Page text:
First, there are already seven major U.S. government entities that deal with separate but overlapping cyber roles and responsibilities. Adding another would just muddy an already “hard to manage” set of players. Second, putting too much power and authority in one central agency will lead others to either wipe their hands of their own cyber responsibilities or fight the new kid on the block to protect their authorities and responsibilities. Cybersecurity is fundamentally a distributed set of roles and responsibilities because the digital environment is fundamentally distributed across all makes and models of public and private sector organizations. Centralization is not the answer. It takes a team approach to make cybersecurity work effectively at scale. Finally, there are limited resources (including our most valuable resource, the people with the skills and experience required for effective outcomes), so creation of yet another agency means that existing agencies will have to fork over some of their talent (likely not their best, either) to run the new agency. Having said all that, I think Schneier’s proposal is worth discussing because his idea of how this new agency would do its job addresses many of my historical concerns. It’s worth looking at.
Chapter 9 was a difficult section for me, mostly because of my background in military cyber operations, strategy and policy. Schneier proposes that because we’re in such a fundamentally different risk posture today and especially into the near future, it’s time for government to prioritize defense over offense. I simply can’t see the U.S., or any responsible nation for that matter, abandoning its responsibility to defend its vital national security interests using the most modern technology available. However, I do see the need for change and believe that there’s a growing appetite among responsible nations for the development of better “rules of the road” for cyberspace activities.
This desire for change is based on the need to increase transparency and cooperation on threats of common interest (like cybercrime), reduce uncertainty and the risks of escalation, and come to a better understanding of why some of today’s current practices (such as the use of loosely controlled third-party cyber actors and organizations on behalf of government objectives) are a recipe for disaster. I will agree with the author that it’s time for a serious international conversation about this, at a minimum.
Chapter 10 finds Schneier admitting that the above proposals aren’t likely to succeed in the near term, so he provides a more realistic and practical view of what is more likely to happen and the responses that the U.S. and other countries can make.
Chapter 11 is a fascinating read and addresses the critical aspect of what not to do when it comes to what we see being proposed as policy today. These are the things that will actually undermine Internet+ security. One of my favorite parts of this chapter is about the concept of private sector “hack back” and why that’s a terribly dangerous idea.
Chapter 12 takes us on a journey of a future Internet+ and how we can create it such that trust, resilience and peace are the dominant qualities. The aspect of a predominantly peaceful digital environment is hard for me to fathom anytime soon, based on the dual nature of opportunity and risk that I believe will always coexist. However, the author’s ideas about trust and resilience are very powerful and attractive from my perspective. I also believe they are practical proposals that we have the chance to influence as a cybersecurity community.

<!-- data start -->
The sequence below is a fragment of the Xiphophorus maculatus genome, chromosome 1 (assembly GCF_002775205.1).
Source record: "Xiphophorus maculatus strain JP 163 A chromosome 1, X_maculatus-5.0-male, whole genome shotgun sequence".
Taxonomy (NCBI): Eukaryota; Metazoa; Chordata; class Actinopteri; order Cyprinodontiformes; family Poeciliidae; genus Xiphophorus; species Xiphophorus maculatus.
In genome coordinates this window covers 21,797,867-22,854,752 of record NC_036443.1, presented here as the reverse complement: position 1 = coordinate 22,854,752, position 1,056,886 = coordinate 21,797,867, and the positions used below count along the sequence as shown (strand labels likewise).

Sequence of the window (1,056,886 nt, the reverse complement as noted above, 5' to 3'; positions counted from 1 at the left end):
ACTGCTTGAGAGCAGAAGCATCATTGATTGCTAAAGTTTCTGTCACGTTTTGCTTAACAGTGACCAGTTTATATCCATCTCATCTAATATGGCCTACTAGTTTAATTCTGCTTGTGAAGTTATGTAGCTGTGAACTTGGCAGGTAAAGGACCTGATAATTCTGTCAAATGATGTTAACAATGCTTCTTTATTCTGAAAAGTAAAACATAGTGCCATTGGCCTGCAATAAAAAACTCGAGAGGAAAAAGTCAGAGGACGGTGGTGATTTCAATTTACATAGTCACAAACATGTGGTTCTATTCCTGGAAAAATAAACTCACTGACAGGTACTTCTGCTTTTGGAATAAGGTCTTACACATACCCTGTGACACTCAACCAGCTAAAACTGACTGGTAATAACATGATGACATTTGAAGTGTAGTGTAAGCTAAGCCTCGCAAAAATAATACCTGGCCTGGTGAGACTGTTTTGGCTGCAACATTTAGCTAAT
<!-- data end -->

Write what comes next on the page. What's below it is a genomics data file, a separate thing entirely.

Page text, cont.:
Perhaps my favorite portion of the book is at the end in Schneier’s “call to action.” It makes a very strong case that there are two separate communities of leaders that are vital to all of the solutions Schneier proposes – and they are often talking past one another. The digital age has produced a very technical environment, yet most of our policymakers are making policies without a sufficient understanding of the increasingly technical world in which we live. On the other hand, those who understand what’s happening at a technology level have great difficulty explaining this sufficiently to those making policy decisions. Schneier argues that, “We need policy makers who understand technology, and we need to get technologists involved in policy” (page 10). I simply couldn’t agree more.
In my experience, the most effective cybersecurity leaders in today’s world hone this translation skill so that they are talking to their boards and C-suite leaders using language that enables their leadership to make better decisions about risk management and business outcomes. They are not using geek speak about what’s happening at a technical level, but they understand what’s happening at that level and are translating it into the language of the business. This trend must continue. At the same time, cybersecurity leaders have a responsibility to educate non-technical leaders so that the latter are better aware of technology and can make wise decisions based on a more detailed knowledge of the actual environment on which their business depends.